Engineers examine the mechanical forces that influence cell development
Insights could advance artificial tissue engineering and ultimately lead to novel medical treatments
January 19, 2022
Engineers at the University of Colorado Boulder and Purdue University, funded in part by the U.S. National Science Foundation, explored how mechanical forces guide the early cell development of organisms. The research has the potential for diagnostic and therapeutic breakthroughs in heart disease, artificial tissue engineering and other biomedical applications. Scientists may be able to understand what transforms a collection of cells into a functional organ or organism and replicate the process in a lab environment. The group published the results in the journal Nature Biomedical Engineering.
The scientists observed mechanical forces shaping cell nuclei while studying the cardiovascular cells of embryonic mice. Since heart cells contract involuntarily, the cells are ideal for observing nuclear deformation (when tension shapes nuclei, changing their genetic expression). Nuclear deformation is a potential indicator of disease, but the same mechanics also affect organisms as they age. Researchers noted that some areas near the contractions were stiff, rigid and dense, while in other areas the nucleus seemed to be loosely organized. The researchers concluded that the contractions resulted from mechanical forces and tension.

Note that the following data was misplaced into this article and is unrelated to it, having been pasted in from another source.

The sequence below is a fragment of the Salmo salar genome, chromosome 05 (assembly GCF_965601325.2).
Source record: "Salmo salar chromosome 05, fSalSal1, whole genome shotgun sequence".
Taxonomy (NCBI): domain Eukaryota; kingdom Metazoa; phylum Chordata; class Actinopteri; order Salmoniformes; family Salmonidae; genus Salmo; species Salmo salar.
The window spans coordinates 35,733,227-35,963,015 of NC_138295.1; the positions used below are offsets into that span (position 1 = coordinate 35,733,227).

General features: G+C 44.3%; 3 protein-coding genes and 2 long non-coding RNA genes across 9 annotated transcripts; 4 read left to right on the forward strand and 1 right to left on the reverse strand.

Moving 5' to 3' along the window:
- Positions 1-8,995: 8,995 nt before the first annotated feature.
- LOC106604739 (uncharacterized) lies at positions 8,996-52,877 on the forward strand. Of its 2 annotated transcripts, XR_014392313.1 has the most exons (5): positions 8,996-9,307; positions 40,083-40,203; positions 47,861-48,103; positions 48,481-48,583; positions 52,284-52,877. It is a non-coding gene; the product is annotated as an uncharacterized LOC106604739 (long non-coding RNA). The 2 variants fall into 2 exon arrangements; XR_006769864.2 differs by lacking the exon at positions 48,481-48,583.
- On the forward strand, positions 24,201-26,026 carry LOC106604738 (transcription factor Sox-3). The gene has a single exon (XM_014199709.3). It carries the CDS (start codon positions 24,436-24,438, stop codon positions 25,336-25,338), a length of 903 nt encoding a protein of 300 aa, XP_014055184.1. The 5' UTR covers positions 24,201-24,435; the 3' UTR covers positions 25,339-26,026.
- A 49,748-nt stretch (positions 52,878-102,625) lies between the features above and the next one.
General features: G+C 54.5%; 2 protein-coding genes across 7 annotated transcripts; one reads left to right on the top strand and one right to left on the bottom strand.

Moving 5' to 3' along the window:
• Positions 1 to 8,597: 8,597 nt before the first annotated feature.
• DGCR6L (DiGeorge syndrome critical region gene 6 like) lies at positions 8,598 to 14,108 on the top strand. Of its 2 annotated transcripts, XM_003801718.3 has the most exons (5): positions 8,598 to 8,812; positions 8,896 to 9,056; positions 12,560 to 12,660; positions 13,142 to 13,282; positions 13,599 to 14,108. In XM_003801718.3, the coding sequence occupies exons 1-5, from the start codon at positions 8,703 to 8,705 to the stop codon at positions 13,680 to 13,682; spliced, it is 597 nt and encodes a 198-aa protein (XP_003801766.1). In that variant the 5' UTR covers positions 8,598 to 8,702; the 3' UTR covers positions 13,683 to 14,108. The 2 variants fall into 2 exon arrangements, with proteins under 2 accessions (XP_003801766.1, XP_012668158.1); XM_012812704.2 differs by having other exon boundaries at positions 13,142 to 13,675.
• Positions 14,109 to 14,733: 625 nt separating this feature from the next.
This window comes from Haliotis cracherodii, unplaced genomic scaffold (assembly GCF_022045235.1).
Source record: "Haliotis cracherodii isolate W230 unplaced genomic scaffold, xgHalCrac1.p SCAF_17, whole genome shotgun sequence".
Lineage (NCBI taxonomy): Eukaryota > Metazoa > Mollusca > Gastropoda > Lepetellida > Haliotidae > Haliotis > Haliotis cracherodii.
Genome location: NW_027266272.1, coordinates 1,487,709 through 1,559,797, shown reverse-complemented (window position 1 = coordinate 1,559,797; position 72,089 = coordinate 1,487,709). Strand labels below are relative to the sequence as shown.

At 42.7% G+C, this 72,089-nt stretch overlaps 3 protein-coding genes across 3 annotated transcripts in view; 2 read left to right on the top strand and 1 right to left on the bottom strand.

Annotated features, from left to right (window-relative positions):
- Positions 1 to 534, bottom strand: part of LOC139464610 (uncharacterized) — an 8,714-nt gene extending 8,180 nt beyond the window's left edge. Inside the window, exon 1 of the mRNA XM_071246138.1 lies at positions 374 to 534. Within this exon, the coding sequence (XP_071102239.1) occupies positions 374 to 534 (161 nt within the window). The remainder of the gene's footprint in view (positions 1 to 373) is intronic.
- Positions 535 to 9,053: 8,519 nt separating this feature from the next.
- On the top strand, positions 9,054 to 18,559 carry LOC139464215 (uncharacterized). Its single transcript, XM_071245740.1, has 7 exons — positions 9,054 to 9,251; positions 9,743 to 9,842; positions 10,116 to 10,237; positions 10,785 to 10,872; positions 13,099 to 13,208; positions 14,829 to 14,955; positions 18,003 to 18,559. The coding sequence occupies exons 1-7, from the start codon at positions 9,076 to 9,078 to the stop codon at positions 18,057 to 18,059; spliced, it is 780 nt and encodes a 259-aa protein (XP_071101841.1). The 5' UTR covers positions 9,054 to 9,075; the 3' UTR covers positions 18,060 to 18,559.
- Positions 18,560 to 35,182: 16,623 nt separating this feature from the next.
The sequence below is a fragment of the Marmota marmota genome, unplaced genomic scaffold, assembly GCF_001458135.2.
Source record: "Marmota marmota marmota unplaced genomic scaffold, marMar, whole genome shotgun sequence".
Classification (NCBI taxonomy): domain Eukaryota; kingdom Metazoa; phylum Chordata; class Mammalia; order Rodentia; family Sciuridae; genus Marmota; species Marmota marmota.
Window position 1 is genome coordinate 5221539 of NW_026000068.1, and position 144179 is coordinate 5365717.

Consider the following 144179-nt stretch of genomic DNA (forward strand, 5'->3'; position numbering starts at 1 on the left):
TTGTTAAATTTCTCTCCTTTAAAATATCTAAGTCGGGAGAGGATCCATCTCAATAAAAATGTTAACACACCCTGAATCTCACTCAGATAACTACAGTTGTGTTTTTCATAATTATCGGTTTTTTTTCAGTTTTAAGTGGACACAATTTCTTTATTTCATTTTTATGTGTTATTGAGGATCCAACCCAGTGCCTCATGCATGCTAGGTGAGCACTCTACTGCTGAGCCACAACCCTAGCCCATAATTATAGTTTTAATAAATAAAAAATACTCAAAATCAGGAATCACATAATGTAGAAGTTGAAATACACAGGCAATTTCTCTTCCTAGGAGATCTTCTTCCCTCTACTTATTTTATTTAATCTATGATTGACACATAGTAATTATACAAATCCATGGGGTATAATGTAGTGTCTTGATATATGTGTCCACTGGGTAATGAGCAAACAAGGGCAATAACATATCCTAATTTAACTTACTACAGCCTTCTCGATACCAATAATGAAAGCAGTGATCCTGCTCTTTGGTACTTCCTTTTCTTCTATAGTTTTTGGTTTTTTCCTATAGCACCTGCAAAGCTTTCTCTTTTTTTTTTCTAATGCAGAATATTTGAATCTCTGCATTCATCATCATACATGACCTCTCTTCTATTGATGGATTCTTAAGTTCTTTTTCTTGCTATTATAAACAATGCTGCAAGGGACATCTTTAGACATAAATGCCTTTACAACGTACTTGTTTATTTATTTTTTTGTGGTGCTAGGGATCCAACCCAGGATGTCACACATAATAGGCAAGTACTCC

In a related study, the scientists observed patients with heart conditions including cardiomyopathy, a condition that thickens the heart muscle, causing fewer contractions and less nuclear deformation, making it harder for the heart to pump blood. As a result, the nuclei reorganize and cellular identity diminishes. The research could be a foundation for new regenerative technologies and raises the possibility of organ-on-chip models used in drug discovery.
“If you use markers like how much blood does the heart pump and correlate it over the reorganization of the nucleus, it’s highly predictive,” study co-author Benjamin Seelbinder said. “That means you can take a little bit of the tissue, look at the organization of the nucleus and can tell whether that organ functions well or not.”-- NSF Public Affairs, Researchnews@nsf.gov